CDRPC is a key partner and facilitator of several regional environmental programs that concern water quality, sewer systems, stormwater runoff and climate. These programs include the 604(b) Clean Water and MS4 Storm Sewer programs that focus on water quality and the Combined Sewer Overflow and the Climate Smart Communities.
604(b) Clean Water Program
The federal Clean Water Act provides for funding to states for regional water quality management planning activities. The Environmental Protection Agency (EPA) awards 604(b) grants to states, which in turn make awards to regional planning and interstate organizations.
The NYS Department of Environmental Conservation provides the availability of funds for Water Quality Management Planning programs that promote regional comprehensive water quality management planning activities as described in Section 604(b) of the federal Clean Water Act. Clean Water Act, Section 604(b) funding provides the financial source for states and territories to pursue water quality planning under Sections 205(j) and 303(e) of the Clean Water Act. This program authorizes the awarding of funds through the Environmental Protection Agency to states for water quality assessment and management planning grants. The 1987 amendments to the Clean Water Act mandated that 40% of each state’s award be granted, or “passed through”, to Regional Public Comprehensive Planning Organizations (RPCPOs) and Interstate Organizations (IOs).
MS4 Stormwater Program
In 1990, the United States Environmental Protection Agency (USEPA) adopted Phase I Stormwater rules under the National Pollutant Discharge Elimination System (NPDES) permit following amendments to the Clean Water Act. Phase I covered large and medium sized Municipal Separate Storm Sewer Systems (MS4s). Typically Phase I communities had populations of 100,000 or more. Construction activity disturbing five or more acres and certain industrial activities were also affected by the rule.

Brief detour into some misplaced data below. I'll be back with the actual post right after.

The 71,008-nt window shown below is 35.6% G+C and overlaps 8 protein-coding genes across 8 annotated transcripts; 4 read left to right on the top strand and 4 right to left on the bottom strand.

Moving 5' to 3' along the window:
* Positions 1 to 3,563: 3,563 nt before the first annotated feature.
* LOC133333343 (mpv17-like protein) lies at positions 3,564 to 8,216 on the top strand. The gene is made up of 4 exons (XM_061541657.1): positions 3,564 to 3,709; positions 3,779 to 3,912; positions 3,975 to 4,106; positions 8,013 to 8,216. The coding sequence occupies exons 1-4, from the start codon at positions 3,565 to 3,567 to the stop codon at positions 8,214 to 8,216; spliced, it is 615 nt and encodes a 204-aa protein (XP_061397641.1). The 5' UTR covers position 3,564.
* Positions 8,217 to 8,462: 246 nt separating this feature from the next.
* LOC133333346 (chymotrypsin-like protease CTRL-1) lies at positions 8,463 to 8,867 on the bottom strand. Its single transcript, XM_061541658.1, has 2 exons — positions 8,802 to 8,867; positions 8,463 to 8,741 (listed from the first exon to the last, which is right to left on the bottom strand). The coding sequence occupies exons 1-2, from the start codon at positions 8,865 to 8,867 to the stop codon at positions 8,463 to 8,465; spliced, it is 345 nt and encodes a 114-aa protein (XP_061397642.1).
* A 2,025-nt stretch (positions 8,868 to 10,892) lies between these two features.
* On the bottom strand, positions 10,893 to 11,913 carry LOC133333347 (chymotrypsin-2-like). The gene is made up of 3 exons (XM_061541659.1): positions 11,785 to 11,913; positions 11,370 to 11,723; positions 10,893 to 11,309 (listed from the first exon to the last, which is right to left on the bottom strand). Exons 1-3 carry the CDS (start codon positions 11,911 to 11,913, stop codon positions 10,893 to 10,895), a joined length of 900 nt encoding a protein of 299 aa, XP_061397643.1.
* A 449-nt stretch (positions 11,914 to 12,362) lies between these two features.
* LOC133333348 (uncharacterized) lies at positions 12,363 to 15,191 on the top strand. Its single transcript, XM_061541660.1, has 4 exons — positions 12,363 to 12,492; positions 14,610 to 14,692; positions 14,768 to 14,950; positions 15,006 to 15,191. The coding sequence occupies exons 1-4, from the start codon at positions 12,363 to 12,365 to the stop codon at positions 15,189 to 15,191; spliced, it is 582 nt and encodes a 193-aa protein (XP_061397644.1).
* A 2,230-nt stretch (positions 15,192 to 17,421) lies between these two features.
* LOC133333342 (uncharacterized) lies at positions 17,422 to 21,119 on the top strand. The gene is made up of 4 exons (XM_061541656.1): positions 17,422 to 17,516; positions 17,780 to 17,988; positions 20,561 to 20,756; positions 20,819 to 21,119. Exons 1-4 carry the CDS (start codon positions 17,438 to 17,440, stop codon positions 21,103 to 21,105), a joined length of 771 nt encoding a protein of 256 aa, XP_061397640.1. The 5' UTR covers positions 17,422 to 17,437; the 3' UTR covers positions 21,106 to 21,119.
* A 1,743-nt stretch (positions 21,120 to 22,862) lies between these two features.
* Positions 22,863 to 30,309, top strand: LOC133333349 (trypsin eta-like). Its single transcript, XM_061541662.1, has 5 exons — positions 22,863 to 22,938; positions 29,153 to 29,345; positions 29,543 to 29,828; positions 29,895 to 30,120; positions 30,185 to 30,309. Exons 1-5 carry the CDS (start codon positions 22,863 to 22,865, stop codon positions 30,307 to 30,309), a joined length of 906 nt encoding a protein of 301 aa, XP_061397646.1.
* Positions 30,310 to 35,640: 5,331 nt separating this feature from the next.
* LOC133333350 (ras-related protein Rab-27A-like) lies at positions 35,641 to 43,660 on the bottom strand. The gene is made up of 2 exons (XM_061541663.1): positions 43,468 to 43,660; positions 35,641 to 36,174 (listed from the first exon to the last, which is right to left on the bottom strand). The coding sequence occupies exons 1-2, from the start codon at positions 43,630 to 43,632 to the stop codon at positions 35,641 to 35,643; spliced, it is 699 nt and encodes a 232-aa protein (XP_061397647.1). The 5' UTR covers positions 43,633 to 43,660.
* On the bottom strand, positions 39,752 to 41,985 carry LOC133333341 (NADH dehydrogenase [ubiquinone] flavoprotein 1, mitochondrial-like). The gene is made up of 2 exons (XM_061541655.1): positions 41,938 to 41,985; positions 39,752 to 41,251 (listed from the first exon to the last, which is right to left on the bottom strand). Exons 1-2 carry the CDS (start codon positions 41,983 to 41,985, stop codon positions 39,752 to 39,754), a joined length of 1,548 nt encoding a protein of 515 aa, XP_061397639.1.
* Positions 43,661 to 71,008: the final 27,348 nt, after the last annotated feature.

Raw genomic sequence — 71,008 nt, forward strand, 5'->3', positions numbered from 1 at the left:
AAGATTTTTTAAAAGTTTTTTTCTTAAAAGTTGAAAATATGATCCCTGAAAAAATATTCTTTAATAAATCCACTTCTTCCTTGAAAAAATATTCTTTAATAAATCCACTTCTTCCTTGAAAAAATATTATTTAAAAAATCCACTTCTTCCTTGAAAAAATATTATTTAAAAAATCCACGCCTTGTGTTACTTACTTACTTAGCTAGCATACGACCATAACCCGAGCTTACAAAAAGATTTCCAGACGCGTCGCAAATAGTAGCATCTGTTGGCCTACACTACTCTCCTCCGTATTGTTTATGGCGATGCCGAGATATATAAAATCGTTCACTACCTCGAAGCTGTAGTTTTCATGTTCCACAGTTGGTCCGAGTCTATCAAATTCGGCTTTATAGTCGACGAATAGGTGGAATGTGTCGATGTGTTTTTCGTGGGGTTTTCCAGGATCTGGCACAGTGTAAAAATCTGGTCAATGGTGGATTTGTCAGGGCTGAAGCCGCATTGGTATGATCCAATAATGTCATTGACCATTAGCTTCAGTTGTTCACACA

Combined Sewer Overflow (CSO)
The Capital District Regional Planning Commission has taken the lead in organizing a consortium to develop a comprehensive inter-municipal Phase I Long-Term Control Plan (LTCP) for Combined Sewer Overflows (CSO): overflows from combined storm & sanitary sewers discharging into the Hudson River Estuary. The participating Albany Pool communities are the Albany Water Board; the cities of Cohoes, Rensselaer, Troy and Watervliet; and the Village of Green Island. Each community currently has its own State Pollutant Discharge Elimination System (SPDES) permit. The Albany & Rensselaer County Sewer Districts are also partners in the consortium.
The Albany Pool of the Hudson River currently has 92 Combined Sewer Overflow points. Combined sewer systems are designed to discharge directly to surface bodies of water such as rivers, estuaries, and coastal waters during wet weather when total flows exceed the capacity of the combined sewer system or the treatment plant.
In 2007, the Pool Communities began working together to develop a joint Long Term Control Plan. The plan was created to study the current health of the Hudson River, identify programs and projects that will aid in the clean-up of the river, and through a sophisticated modeling system and post construction testing program, and demonstrate the effectiveness of the program.
Working with the Department of Environmental Conservation, the Pool will implement more than 50 projects and programs that will significantly improve the water quality of the Hudson River and its tributaries.